BALTIMORE (WJZ) — New information on a dog slaying that has people across Baltimore outraged. One city police officer is charged with a felony.
Now, a second officer has been pulled off the streets and placed on administrative duties.
Rochelle Ritchie has more on the new developments.
The second police officer pulled off the job is a 20-year veteran with the Baltimore City Police Department. The officer originally charged with killing the dog will go to trial next month.
Jeffrey Bolger, 49, is the latest Baltimore City cop to find himself off the job and heading to court. Police say he slit the throat of a 7-year-old Shar Pei named Nala after she escaped from her backyard.
“Whoever was covering up, whoever witnessed it and did nothing, I think they should all be looked into as well,” said dog owner Sarah Gossard.
Thursday afternoon, the Baltimore City Police Department suspended Officer Thomas Schmidt in connection to the dog killing.
On Saturday morning, Nala found her way out of her backyard on Decker Avenue before making her way to Grundy Street. Police were called after she nipped at a woman trying to read her tags.
According to charging documents, Bolger was heard yelling, “I am going to gut this [expletive] thing.”
“Unfortunately, at some point after that dog was contained with use of the dog pole, one of our officers used a knife and cut the dog’s throat,” said Dep. Commissioner Dean Palmere, Baltimore City Police.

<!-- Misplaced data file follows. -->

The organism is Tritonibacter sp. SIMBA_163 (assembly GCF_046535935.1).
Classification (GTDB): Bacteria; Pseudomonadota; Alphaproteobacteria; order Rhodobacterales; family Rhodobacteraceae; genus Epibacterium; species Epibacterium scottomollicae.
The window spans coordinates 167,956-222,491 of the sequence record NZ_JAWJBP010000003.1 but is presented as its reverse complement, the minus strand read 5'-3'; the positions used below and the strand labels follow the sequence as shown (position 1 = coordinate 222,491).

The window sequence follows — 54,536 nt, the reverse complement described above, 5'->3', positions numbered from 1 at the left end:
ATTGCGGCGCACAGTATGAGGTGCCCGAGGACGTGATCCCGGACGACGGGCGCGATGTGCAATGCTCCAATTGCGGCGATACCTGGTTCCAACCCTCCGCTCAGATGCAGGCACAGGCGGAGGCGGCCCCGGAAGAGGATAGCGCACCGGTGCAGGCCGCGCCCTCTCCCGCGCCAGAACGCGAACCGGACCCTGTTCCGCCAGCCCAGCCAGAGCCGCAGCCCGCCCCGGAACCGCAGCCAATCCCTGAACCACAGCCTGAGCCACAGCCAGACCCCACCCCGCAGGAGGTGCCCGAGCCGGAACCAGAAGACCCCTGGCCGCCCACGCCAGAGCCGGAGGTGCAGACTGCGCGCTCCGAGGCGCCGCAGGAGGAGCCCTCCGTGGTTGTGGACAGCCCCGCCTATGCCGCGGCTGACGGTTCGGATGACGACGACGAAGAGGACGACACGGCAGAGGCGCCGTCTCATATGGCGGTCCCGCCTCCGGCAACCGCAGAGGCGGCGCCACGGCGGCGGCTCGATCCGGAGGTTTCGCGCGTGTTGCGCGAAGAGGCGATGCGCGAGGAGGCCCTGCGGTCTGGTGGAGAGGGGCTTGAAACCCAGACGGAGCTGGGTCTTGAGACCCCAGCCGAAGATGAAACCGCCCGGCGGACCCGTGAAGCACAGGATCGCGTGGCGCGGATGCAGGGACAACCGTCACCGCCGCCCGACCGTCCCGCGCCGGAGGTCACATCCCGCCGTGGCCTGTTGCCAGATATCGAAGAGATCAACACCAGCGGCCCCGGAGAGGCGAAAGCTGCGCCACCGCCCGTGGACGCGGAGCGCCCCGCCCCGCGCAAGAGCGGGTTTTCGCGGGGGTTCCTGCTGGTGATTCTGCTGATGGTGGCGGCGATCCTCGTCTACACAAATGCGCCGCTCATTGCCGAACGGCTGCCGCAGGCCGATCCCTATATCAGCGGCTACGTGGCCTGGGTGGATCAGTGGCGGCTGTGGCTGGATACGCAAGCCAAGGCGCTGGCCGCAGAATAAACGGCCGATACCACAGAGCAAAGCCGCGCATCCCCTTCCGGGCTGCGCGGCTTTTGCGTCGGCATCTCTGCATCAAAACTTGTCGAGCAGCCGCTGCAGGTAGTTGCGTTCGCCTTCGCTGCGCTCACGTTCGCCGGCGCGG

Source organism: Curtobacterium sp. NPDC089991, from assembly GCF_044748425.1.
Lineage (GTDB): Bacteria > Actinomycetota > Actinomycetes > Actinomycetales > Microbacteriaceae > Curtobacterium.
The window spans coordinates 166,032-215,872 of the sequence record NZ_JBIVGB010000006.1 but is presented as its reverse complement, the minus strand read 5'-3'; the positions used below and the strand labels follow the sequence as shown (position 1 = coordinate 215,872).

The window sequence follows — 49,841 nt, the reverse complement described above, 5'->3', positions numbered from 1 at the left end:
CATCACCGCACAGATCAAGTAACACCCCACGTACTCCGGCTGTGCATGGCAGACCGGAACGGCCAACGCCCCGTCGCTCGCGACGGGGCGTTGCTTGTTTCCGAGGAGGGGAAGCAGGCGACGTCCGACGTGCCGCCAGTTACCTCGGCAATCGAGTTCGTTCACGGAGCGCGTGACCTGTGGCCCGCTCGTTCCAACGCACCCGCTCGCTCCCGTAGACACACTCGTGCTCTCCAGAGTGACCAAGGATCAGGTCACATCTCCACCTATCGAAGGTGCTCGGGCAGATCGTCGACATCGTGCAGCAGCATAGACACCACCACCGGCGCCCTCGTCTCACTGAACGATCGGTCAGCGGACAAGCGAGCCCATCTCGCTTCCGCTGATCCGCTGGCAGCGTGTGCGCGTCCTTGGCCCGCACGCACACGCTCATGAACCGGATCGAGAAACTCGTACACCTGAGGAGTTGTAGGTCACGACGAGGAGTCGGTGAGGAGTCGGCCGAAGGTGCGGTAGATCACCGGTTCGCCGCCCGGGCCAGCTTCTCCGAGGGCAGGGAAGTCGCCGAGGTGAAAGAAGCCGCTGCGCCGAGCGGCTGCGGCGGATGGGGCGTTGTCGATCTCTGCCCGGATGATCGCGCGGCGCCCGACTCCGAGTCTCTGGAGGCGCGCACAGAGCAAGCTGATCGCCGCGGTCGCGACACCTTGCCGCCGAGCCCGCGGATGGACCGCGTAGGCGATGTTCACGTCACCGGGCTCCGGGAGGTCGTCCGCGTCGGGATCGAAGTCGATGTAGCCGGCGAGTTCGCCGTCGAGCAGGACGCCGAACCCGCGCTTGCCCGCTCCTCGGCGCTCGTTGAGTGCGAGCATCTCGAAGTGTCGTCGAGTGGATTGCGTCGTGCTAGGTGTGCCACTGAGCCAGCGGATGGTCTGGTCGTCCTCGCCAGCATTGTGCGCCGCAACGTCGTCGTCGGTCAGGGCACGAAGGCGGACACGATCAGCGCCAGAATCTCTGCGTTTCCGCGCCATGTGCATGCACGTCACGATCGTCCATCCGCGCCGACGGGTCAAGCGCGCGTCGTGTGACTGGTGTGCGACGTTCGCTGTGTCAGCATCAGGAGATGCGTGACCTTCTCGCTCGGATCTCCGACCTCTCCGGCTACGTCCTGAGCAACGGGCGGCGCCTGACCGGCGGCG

Baltimore City Police say right now there is no indication that Nala tried to attack Bolger.
Bolger has spent more than 20-years with the department, joining the force in 1992. He is now off the job and facing a felony charge of animal cruelty.
Dog owners say they are outraged and expected more control.
“Usually you think that would be something that someone with less experience would do,” one man said.
“You think experience would have led to a better decision that could have been made on his part,” said another.
Animal cruelty cases became a felony in 2002, with jail time going from a maximum of three years behind bars to a minimum of three years.
Bolger’s attorney declined to comment, but says he has been released on his own recognizance.
The second officer suspended has been on the force since 1990 and was assigned to emergency management services.
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